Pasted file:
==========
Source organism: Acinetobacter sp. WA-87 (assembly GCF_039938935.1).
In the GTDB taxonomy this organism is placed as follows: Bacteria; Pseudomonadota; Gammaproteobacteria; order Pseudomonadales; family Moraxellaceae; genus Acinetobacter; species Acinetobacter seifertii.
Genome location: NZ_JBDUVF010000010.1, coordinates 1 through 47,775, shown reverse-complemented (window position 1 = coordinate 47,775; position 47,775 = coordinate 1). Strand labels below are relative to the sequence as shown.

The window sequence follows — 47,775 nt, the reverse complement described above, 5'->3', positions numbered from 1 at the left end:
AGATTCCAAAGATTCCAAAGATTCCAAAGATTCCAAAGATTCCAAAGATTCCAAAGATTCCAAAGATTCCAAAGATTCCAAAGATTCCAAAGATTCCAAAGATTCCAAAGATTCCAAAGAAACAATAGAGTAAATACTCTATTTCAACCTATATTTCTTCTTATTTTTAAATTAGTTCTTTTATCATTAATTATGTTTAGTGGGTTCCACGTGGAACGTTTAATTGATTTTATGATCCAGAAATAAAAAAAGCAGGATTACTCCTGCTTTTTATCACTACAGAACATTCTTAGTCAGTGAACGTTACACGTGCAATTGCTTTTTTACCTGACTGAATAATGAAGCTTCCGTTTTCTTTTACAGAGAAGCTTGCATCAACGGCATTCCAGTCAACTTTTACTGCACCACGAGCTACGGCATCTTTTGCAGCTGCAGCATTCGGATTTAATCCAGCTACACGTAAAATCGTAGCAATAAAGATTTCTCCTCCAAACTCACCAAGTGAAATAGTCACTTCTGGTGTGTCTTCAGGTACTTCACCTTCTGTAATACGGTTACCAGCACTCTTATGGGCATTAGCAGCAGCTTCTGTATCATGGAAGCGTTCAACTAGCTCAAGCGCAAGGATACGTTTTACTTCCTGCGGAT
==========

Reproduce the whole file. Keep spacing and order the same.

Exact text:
Source organism: Acinetobacter sp. WA-87 (assembly GCF_039938935.1).
In the GTDB taxonomy this organism is placed as follows: Bacteria; Pseudomonadota; Gammaproteobacteria; order Pseudomonadales; family Moraxellaceae; genus Acinetobacter; species Acinetobacter seifertii.
Genome location: NZ_JBDUVF010000010.1, coordinates 1 through 47,775, shown reverse-complemented (window position 1 = coordinate 47,775; position 47,775 = coordinate 1). Strand labels below are relative to the sequence as shown.

The window sequence follows — 47,775 nt, the reverse complement described above, 5'->3', positions numbered from 1 at the left end:
AGATTCCAAAGATTCCAAAGATTCCAAAGATTCCAAAGATTCCAAAGATTCCAAAGATTCCAAAGATTCCAAAGATTCCAAAGATTCCAAAGATTCCAAAGATTCCAAAGATTCCAAAGAAACAATAGAGTAAATACTCTATTTCAACCTATATTTCTTCTTATTTTTAAATTAGTTCTTTTATCATTAATTATGTTTAGTGGGTTCCACGTGGAACGTTTAATTGATTTTATGATCCAGAAATAAAAAAAGCAGGATTACTCCTGCTTTTTATCACTACAGAACATTCTTAGTCAGTGAACGTTACACGTGCAATTGCTTTTTTACCTGACTGAATAATGAAGCTTCCGTTTTCTTTTACAGAGAAGCTTGCATCAACGGCATTCCAGTCAACTTTTACTGCACCACGAGCTACGGCATCTTTTGCAGCTGCAGCATTCGGATTTAATCCAGCTACACGTAAAATCGTAGCAATAAAGATTTCTCCTCCAAACTCACCAAGTGAAATAGTCACTTCTGGTGTGTCTTCAGGTACTTCACCTTCTGTAATACGGTTACCAGCACTCTTATGGGCATTAGCAGCAGCTTCTGTATCATGGAAGCGTTCAACTAGCTCAAGCGCAAGGATACGTTTTACTTCCTGCGGAT